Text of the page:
The role played with first responders

Time is a critical factor when responding to emergencies. The primary branches of emergency response – police, fire, and ambulatory – all use technology to drive efficiencies in their workflow. This is true whether the emergency is an isolated event within a neighborhood, as well as for large gatherings such as cultural parades, political demonstrations, sports/entertainment events, or just the every-day hustle and bustle of a crowded city center.

Modern video and audio solutions can now play a critical part in keeping gatherings and city life safer. Cameras can be strategically placed to get a total view of an area and bring all footage to a central control center. This can be taken a step further when analytics are used to recognize aggressive behavior, gunshots, and other indicators of danger. The command center can then visually verify the alert. Furthermore, because they have visual verification, they can more effectively scale and prioritize the response, and continue to drive real-time information to the responders as they approach the scene. The overall goal is to not only achiever faster response, but to also use data in real time to make the response process safer for both the general public as well as for the responder. It was estimated that “as many as 10,000 lives could be saved every year by reducing 911 response times by just one minute,” according to The Wall Street Journal. Cameras with embedded deep learning AI resources and analytics are helping to achieve this goal.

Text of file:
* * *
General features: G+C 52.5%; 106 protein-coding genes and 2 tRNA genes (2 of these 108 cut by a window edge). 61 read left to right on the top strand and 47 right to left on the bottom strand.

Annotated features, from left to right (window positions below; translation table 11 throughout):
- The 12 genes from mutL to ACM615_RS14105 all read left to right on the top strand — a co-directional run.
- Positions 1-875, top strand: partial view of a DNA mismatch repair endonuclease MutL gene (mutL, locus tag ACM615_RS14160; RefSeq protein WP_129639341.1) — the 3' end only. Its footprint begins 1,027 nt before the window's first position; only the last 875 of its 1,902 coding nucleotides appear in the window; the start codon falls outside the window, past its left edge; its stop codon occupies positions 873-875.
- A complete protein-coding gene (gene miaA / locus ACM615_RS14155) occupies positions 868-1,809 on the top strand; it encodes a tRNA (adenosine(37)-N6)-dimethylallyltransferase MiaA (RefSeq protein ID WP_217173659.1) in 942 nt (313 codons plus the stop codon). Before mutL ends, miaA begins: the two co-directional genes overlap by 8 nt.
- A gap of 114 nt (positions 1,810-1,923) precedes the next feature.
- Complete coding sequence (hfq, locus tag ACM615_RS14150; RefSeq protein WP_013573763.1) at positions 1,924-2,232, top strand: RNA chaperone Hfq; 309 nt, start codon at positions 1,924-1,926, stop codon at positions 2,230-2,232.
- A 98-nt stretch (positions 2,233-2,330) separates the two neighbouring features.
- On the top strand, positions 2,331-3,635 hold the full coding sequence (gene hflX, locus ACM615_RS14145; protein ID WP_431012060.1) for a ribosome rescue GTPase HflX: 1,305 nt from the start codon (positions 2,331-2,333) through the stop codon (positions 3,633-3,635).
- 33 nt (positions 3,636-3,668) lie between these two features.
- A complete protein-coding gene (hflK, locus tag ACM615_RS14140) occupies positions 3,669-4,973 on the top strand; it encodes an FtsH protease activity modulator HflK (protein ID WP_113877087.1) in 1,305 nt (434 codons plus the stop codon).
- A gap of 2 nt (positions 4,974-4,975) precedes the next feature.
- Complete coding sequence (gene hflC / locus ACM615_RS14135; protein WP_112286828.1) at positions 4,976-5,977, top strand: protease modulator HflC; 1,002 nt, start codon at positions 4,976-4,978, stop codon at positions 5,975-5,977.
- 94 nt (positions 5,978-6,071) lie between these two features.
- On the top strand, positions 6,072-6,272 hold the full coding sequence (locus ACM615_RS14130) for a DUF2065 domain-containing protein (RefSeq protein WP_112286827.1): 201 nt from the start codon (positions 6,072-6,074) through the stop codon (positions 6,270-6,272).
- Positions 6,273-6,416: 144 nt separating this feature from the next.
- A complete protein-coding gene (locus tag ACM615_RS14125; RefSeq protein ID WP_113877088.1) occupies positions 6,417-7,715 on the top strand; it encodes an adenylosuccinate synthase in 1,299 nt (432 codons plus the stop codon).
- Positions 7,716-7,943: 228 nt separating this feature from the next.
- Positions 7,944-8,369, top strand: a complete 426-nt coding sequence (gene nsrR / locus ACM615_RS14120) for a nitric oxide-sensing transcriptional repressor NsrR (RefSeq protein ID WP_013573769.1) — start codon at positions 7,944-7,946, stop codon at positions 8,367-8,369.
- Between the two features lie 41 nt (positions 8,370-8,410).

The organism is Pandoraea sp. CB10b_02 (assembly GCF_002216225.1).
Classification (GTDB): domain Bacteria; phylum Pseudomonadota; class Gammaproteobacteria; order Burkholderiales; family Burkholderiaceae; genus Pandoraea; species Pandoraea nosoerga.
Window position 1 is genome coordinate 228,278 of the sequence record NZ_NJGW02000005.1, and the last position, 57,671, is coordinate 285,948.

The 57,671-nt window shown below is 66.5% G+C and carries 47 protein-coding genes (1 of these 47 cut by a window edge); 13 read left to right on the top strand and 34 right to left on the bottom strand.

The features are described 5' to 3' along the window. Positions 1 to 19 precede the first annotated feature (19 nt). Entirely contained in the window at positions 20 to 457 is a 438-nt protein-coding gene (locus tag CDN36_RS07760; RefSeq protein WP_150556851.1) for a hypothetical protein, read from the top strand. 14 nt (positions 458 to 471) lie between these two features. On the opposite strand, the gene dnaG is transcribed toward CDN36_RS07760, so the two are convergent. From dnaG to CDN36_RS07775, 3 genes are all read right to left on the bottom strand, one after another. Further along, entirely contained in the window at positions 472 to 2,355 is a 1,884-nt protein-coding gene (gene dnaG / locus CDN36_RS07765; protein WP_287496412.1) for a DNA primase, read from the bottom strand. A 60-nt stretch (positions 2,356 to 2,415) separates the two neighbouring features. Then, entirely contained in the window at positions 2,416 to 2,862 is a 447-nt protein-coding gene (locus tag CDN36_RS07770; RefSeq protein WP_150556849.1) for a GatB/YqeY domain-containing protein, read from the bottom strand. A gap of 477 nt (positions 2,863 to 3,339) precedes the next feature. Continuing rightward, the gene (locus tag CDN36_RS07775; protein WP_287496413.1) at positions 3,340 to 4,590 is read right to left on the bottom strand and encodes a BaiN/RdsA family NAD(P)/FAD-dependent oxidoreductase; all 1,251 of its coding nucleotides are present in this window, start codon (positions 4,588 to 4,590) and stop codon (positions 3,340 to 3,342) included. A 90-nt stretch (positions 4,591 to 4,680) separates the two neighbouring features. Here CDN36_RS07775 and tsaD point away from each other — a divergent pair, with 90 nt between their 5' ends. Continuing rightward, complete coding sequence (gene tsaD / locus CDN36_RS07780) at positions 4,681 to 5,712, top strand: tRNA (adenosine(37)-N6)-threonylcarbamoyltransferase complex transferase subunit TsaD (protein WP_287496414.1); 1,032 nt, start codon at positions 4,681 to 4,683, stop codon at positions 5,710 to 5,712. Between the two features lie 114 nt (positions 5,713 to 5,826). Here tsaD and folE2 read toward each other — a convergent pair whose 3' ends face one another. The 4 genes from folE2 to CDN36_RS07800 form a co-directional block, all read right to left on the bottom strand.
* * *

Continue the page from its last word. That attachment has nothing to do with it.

The efficiencies achievable through the use of intelligent video solutions is not limited to metropolitan cities, a similar concept applies in rural and forest areas where intelligent video is used as a tool to limit the spread of wildfire by recognizing the threat soon after ignition, sending proper resources to the spot, and ultimately putting out the fire.

License plate recognition is another analytic that is becoming more popular. This can help locate cars that were reported stolen or that were reportedly involved in a violent crime. More sensor technologies like radar and LiDAR (light detection and ranging) can provide information in environments that may not be conducive to an optical camera, or where finite measurement of an objects size, shape, and distance are of high importance. “Sensor Fusion” is the term for combining the different sensors together to give more details and can give reviewers a more complete data representation.

Present day technology

Some of these technologies may seem futuristic, but the reality is that they already exist and are being implemented in many communities. They are improving livability of everyday life by helping first responders and other stakeholders get their job done better while improving overall public safety in the process.